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Legacy of Sodomy Bans Endure in Michigan

Shockingly, the state has kept unconstitutional, homophobic laws on the book

By |2022-06-14T17:15:58-04:00June 14th, 2022|Michigan, News|

Nineteen years after the landmark Lawrence v. Texas decision, where the Supreme Court struck down laws criminalizing consensual same-sex activity, archaic sodomy bans remain on the books in a dozen states. Despite attempts by Democratic legislators in Michigan, the unconstitutional and homophobic law that outlaws sodomy in the state has not been repealed.

A sodomy ban was first introduced in the Michigan Territory in 1810, making the crime a capital offense. After many changes in the sodomy law in the following years, the combination of sex with animals and so-called ‘unnatural’ sex with people was added in 1897, where it remains to this day, despite a state penal code change in 1931.

Dr. Francine Banner, a sociology professor who also teaches women’s and gender studies at the University of Michigan-Dearborn, explains that although it is not uncommon for outdated laws to remain on the books, the presence of out-of-date laws takes on a special significance when they are discriminatory or target specific populations.

“Laws have an expressive function, meaning that the effect of having a law on the books can range far beyond the ability to punish,” Banner says. “When legislatures vote to repeal and remove unconstitutional laws like sodomy bans, it is not just symbolic — the repeal is an important statement that all persons in the state are valued.”

Banner sees anti-sodomy laws coming from a particularly hateful place and brings up the example of one of the most notable sodomy prosecutions in Michigan, which took place in 1967. 

Michigan police waited for more than an hour outside of a tent, where a lesbian couple were staying on a camping trip, before entering and accusing the women of being in close bodily contact.” Both women were sentenced to prison.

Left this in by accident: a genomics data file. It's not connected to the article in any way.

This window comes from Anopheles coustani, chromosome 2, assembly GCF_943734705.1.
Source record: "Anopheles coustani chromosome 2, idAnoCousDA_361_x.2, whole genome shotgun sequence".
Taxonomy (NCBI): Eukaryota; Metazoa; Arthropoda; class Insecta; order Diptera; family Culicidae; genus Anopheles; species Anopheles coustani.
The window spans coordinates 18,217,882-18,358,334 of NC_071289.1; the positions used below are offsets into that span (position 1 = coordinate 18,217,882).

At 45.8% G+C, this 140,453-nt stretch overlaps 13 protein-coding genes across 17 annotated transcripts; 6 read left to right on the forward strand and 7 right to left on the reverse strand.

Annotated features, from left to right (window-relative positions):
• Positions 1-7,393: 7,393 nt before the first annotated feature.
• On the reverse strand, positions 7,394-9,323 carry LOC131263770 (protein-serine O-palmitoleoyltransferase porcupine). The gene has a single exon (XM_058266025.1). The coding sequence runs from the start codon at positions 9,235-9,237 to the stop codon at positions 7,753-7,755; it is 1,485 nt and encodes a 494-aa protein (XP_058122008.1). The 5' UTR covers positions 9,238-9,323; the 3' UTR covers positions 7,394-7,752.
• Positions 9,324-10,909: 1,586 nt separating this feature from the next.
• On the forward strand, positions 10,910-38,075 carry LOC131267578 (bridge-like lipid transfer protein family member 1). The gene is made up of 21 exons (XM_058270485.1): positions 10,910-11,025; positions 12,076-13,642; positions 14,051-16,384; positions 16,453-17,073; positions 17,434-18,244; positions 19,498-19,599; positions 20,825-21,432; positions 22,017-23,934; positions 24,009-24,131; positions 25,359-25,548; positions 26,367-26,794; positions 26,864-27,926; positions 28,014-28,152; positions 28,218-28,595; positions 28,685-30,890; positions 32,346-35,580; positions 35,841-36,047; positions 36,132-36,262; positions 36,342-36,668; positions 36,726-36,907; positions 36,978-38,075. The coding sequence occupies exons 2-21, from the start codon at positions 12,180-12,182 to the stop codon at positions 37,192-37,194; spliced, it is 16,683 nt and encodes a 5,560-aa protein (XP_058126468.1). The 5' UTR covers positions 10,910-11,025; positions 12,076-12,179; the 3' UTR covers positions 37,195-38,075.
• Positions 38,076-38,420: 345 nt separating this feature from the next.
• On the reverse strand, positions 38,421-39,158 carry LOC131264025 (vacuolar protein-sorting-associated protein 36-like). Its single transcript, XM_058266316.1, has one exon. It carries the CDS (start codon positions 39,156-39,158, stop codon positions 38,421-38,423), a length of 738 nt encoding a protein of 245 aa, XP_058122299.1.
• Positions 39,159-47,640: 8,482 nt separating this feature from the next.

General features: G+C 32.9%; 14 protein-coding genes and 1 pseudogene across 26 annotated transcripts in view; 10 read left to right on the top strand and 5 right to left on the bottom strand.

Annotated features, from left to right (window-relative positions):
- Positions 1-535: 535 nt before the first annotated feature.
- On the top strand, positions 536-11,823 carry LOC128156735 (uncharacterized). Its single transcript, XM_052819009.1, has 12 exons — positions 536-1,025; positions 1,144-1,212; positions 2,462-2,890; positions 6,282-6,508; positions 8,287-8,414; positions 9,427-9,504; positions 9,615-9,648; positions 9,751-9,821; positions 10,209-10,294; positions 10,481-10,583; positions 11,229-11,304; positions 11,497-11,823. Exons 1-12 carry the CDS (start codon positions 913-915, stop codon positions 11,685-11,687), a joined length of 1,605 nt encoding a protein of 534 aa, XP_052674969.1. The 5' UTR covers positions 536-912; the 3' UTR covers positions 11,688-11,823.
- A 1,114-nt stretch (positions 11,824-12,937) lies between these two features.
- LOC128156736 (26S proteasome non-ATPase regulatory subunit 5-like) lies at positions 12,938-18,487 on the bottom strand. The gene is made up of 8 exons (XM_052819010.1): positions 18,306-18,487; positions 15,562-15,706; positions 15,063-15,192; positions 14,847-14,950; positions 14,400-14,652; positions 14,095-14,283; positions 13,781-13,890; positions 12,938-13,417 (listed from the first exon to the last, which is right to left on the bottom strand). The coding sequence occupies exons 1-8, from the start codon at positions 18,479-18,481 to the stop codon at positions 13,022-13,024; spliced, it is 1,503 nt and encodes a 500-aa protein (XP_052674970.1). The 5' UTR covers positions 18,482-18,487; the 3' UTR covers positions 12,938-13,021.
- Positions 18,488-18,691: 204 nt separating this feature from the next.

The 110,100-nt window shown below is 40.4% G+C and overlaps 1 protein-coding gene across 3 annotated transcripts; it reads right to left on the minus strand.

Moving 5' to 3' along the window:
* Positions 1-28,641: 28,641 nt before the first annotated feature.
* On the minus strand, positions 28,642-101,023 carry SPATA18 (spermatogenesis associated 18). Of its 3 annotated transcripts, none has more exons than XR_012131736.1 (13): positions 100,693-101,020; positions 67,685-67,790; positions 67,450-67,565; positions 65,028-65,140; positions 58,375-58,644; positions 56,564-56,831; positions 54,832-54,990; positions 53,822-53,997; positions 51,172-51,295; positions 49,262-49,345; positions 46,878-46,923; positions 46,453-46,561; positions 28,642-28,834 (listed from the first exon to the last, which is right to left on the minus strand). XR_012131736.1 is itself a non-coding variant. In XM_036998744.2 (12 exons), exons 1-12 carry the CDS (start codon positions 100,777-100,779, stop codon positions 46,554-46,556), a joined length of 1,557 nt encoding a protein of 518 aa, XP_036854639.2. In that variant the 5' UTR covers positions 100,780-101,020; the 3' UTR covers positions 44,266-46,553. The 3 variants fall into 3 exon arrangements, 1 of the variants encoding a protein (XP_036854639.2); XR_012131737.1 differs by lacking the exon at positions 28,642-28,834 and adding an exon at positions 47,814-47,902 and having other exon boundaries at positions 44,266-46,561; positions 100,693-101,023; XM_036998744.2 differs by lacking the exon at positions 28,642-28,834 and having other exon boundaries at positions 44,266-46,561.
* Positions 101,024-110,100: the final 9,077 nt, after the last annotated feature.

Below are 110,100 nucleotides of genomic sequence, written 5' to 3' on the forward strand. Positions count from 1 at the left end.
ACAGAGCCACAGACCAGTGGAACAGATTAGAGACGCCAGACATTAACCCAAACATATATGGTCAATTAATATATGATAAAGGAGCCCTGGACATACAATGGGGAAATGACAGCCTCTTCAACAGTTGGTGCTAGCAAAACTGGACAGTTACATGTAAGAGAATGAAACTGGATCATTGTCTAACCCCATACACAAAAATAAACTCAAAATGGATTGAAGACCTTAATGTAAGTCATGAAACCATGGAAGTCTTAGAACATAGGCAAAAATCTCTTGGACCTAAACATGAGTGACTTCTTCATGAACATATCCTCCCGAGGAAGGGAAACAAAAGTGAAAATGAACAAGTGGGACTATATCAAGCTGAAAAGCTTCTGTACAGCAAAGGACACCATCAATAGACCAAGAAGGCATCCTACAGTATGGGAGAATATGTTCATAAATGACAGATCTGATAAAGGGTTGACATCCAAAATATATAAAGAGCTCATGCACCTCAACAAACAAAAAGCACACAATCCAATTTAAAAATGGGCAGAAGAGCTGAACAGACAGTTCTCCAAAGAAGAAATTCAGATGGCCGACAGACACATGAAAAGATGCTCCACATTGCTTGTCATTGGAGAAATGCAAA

“Persons subjected to these laws can carry lifelong burdens, having been arrested and punished for engaging in intimate, consensual acts in spaces they thought were private,” Banner adds.

Legislative barriers

When animal abuse legislation that increased penalties for bestiality passed in the Michigan Senate in 2016, legislators chose not to remove the anti-gay sections of the penal code. According to comments from former Republican member of the Michigan State Senate, Rick Jones, there were concerns that discussing the sodomy ban could end up scuppering the animal abuse bill.

“Nobody wants to touch it. I would rather not even bring up the topic, because I know what would happen. Youd get both sides screaming and you end up with a big fight thats not needed because its unconstitutional,” Jones told The New Civil Rights Movement.

Outside of the animal abuse bill, legislation has been introduced to repeal Michigans sodomy law but, as of today, the Republican leadership in both the State House and Senate have not allowed the bills to move forward in committee.